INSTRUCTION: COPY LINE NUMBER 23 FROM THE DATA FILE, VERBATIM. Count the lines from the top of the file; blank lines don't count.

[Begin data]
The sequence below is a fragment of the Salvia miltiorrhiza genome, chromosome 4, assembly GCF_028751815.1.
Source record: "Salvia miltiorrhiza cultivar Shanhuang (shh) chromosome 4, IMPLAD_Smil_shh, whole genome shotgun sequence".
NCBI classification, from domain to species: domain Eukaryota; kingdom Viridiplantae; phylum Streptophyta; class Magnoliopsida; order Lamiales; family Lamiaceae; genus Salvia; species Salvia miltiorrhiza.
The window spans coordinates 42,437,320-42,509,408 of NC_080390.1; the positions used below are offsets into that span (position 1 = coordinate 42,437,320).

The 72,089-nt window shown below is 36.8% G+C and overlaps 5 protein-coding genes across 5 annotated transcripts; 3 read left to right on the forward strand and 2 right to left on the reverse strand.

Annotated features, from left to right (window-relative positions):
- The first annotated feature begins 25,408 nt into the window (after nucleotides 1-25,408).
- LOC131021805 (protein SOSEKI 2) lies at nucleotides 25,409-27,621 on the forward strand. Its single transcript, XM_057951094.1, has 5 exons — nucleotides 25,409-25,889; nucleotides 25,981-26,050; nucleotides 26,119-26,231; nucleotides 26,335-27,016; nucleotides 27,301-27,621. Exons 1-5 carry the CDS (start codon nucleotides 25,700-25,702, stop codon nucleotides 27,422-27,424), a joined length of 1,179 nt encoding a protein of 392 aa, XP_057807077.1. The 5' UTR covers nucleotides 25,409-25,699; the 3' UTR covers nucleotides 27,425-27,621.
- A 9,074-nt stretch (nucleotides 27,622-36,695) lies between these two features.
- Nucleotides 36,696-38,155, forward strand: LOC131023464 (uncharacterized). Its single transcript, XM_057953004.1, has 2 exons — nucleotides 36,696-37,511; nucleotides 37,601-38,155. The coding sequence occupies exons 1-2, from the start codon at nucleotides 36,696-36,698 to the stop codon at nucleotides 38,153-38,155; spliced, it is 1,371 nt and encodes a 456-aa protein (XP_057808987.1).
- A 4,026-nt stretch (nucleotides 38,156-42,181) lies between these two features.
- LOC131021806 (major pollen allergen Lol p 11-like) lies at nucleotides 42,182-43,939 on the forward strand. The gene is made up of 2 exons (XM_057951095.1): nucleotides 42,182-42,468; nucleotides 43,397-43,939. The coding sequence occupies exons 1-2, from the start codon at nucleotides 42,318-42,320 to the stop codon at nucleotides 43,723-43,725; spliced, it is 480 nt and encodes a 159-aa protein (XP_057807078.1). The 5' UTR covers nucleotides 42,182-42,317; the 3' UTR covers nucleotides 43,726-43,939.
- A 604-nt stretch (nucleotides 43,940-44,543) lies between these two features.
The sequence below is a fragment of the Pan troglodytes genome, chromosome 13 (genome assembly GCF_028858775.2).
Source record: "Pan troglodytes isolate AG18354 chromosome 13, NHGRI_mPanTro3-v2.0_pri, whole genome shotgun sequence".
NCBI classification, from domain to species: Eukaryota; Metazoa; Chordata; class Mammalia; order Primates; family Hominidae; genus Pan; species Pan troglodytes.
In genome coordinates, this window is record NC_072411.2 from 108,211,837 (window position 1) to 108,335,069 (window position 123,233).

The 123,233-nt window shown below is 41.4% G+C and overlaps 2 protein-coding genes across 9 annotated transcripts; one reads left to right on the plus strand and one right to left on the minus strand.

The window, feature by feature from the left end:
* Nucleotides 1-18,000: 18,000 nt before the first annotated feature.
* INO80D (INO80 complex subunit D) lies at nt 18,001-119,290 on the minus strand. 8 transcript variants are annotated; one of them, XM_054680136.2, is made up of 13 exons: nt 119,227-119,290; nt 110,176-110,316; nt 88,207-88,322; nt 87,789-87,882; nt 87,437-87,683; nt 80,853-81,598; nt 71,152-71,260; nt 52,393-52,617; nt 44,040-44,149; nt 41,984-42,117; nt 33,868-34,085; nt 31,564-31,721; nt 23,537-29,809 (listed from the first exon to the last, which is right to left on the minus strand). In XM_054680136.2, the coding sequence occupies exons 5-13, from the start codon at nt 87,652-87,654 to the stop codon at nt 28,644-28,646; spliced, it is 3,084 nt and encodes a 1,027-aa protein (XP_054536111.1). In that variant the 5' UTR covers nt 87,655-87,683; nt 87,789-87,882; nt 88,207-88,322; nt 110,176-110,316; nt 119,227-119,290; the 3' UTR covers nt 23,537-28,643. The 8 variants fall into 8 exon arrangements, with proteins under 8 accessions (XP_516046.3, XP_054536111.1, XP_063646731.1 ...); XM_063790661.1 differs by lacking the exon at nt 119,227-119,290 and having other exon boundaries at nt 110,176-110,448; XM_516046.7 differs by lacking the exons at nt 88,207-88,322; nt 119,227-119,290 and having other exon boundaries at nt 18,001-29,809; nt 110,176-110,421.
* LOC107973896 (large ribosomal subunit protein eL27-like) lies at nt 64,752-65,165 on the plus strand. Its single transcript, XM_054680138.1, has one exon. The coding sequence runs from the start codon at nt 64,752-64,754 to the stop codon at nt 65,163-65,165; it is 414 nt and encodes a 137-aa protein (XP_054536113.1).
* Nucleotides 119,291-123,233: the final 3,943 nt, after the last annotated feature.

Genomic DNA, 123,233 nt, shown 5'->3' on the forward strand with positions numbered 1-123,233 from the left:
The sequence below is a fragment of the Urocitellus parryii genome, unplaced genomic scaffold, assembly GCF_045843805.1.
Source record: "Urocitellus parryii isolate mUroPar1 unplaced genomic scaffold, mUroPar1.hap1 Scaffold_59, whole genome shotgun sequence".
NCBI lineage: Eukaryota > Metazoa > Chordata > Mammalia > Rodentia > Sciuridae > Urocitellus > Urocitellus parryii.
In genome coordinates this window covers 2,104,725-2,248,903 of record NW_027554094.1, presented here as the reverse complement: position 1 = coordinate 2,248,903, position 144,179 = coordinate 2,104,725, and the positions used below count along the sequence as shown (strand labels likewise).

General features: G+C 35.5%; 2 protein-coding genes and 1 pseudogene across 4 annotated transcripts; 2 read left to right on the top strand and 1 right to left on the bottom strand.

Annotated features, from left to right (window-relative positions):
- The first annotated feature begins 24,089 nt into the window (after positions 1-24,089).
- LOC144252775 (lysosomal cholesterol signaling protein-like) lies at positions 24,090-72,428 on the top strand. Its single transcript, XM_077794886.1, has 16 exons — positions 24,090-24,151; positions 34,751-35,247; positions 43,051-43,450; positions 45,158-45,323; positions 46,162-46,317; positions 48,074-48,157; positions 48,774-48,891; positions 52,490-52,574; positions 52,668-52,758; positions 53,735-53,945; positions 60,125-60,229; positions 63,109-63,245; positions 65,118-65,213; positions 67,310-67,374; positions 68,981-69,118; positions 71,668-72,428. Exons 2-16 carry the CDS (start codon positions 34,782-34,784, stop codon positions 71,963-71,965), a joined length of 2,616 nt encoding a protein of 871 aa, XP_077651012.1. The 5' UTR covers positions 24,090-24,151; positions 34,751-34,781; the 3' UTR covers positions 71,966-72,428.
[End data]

* Nucleotides 119,291-123,233: the final 3,943 nt, after the last annotated feature.